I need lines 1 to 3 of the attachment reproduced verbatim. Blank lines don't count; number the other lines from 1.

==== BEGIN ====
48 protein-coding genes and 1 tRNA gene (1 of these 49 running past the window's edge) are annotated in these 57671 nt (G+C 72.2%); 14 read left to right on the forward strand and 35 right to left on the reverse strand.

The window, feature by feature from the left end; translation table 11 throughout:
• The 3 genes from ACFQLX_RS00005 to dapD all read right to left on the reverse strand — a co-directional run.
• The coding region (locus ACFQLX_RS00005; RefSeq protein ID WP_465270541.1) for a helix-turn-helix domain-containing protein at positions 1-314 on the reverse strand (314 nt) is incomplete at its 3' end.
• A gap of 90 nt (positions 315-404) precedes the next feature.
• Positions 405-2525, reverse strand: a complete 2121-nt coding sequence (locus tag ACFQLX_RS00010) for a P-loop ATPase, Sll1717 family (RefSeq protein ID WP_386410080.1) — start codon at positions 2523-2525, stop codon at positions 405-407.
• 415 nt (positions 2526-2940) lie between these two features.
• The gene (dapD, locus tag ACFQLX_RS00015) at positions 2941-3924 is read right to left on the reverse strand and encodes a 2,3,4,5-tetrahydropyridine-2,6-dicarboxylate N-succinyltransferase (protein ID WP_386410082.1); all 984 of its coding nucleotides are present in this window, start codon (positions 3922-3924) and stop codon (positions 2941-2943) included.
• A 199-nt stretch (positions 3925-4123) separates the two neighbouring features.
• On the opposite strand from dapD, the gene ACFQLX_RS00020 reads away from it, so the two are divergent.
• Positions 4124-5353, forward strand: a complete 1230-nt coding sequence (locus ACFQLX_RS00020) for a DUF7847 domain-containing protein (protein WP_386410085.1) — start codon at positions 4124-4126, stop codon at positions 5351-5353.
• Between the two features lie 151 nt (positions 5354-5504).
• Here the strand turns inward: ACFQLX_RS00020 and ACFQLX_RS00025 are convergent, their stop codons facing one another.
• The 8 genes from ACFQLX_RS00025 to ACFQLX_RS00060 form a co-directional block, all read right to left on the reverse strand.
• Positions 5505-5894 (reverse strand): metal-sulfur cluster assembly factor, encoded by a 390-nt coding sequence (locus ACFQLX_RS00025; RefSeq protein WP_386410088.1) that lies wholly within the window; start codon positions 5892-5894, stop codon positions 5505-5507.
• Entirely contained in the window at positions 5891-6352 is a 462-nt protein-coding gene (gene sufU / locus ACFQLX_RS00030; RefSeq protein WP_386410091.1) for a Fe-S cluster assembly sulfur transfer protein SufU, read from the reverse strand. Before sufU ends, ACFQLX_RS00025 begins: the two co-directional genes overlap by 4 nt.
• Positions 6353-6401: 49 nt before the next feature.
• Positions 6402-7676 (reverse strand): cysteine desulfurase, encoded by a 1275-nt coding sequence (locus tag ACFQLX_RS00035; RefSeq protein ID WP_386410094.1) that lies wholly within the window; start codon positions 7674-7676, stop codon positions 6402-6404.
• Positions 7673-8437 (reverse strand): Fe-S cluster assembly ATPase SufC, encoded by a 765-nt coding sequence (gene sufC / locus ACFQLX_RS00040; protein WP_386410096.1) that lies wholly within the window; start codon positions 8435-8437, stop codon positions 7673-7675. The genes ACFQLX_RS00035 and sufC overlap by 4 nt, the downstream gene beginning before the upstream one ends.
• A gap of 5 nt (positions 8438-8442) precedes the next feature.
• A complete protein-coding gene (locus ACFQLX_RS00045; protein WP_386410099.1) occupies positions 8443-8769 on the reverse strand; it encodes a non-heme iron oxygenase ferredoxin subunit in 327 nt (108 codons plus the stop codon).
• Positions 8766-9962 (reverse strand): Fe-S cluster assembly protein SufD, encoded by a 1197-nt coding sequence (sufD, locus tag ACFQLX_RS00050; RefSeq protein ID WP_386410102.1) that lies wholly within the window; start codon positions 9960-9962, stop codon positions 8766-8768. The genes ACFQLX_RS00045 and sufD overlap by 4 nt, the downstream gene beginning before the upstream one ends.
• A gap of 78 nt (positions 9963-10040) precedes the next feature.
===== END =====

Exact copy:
48 protein-coding genes and 1 tRNA gene (1 of these 49 running past the window's edge) are annotated in these 57671 nt (G+C 72.2%); 14 read left to right on the forward strand and 35 right to left on the reverse strand.

The window, feature by feature from the left end; translation table 11 throughout:
• The 3 genes from ACFQLX_RS00005 to dapD all read right to left on the reverse strand — a co-directional run.